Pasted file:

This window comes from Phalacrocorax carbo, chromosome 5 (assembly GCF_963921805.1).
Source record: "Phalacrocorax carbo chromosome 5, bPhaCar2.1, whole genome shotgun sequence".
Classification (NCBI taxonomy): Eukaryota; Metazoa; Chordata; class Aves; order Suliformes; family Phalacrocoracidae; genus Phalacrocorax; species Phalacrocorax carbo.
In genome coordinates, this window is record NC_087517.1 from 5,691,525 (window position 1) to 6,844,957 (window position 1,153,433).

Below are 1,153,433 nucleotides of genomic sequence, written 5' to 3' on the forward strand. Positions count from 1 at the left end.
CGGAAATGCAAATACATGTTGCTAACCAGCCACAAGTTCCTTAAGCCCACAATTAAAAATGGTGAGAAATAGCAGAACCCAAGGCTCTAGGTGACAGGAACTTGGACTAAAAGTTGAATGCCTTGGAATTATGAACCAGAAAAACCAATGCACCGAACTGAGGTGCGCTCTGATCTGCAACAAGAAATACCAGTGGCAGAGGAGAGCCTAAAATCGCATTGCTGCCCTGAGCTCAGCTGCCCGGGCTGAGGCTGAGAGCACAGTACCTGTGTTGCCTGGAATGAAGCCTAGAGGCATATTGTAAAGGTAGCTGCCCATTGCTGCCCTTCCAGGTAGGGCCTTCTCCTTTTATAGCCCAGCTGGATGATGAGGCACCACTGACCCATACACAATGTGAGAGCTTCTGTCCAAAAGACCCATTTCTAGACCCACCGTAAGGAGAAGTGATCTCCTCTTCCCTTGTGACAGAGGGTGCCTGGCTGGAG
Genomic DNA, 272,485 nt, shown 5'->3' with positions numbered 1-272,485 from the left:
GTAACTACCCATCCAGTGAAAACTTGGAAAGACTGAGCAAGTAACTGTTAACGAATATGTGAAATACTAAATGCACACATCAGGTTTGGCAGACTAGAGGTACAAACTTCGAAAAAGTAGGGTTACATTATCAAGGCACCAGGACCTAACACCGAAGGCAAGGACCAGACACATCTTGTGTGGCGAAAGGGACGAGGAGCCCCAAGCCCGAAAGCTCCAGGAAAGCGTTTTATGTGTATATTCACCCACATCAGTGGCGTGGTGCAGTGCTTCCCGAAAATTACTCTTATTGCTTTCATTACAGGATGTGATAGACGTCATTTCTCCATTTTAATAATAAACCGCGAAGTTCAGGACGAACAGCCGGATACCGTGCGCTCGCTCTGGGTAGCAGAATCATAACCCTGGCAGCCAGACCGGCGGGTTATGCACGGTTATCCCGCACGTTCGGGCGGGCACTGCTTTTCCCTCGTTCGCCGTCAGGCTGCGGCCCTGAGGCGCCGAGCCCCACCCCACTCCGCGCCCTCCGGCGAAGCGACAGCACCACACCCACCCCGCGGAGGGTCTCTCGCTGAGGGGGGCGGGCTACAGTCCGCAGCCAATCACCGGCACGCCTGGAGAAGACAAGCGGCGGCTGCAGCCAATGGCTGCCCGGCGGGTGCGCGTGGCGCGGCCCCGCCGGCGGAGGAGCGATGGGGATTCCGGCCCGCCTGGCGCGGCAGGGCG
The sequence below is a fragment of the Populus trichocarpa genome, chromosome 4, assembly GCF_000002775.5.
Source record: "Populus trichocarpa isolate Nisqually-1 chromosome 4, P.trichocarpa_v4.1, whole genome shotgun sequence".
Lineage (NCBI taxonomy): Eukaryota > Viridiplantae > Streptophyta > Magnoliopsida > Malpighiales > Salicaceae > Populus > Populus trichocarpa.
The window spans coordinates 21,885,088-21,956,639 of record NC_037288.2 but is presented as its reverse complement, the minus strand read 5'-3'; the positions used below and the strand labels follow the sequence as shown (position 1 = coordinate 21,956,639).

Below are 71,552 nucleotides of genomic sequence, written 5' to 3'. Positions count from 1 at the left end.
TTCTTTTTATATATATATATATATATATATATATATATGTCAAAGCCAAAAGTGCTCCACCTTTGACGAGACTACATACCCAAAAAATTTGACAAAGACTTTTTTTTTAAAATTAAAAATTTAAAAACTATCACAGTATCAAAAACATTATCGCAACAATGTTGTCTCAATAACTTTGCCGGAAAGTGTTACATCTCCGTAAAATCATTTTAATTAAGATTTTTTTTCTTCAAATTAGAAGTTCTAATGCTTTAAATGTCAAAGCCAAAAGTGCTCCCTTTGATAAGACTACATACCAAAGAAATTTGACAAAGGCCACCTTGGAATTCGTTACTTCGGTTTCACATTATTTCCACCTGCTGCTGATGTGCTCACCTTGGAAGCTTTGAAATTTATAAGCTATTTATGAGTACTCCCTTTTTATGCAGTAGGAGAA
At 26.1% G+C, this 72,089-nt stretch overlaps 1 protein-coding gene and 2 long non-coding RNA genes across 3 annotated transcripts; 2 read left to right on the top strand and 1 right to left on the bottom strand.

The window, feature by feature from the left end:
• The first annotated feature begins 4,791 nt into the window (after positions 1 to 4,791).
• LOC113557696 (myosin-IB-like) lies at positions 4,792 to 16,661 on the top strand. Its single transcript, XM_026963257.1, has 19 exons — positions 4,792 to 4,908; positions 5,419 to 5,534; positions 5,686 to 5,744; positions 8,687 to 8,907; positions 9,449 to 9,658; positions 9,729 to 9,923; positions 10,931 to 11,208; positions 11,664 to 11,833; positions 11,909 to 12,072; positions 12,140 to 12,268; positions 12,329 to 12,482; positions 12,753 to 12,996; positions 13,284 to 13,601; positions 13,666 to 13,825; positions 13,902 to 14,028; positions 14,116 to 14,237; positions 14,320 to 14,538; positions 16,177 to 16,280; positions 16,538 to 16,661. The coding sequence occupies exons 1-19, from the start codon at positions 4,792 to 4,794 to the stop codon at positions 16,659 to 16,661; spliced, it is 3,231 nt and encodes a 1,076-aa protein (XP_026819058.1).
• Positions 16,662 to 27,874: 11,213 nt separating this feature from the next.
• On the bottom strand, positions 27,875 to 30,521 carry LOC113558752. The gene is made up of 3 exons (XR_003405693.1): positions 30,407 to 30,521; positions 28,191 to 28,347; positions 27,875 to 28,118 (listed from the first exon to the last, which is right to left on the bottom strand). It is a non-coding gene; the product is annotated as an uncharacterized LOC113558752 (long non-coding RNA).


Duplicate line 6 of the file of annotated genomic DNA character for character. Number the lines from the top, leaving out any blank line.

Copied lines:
CGGAAATGCAAATACATGTTGCTAACCAGCCACAAGTTCCTTAAGCCCACAATTAAAAATGGTGAGAAATAGCAGAACCCAAGGCTCTAGGTGACAGGAACTTGGACTAAAAGTTGAATGCCTTGGAATTATGAACCAGAAAAACCAATGCACCGAACTGAGGTGCGCTCTGATCTGCAACAAGAAATACCAGTGGCAGAGGAGAGCCTAAAATCGCATTGCTGCCCTGAGCTCAGCTGCCCGGGCTGAGGCTGAGAGCACAGTACCTGTGTTGCCTGGAATGAAGCCTAGAGGCATATTGTAAAGGTAGCTGCCCATTGCTGCCCTTCCAGGTAGGGCCTTCTCCTTTTATAGCCCAGCTGGATGATGAGGCACCACTGACCCATACACAATGTGAGAGCTTCTGTCCAAAAGACCCATTTCTAGACCCACCGTAAGGAGAAGTGATCTCCTCTTCCCTTGTGACAGAGGGTGCCTGGCTGGAG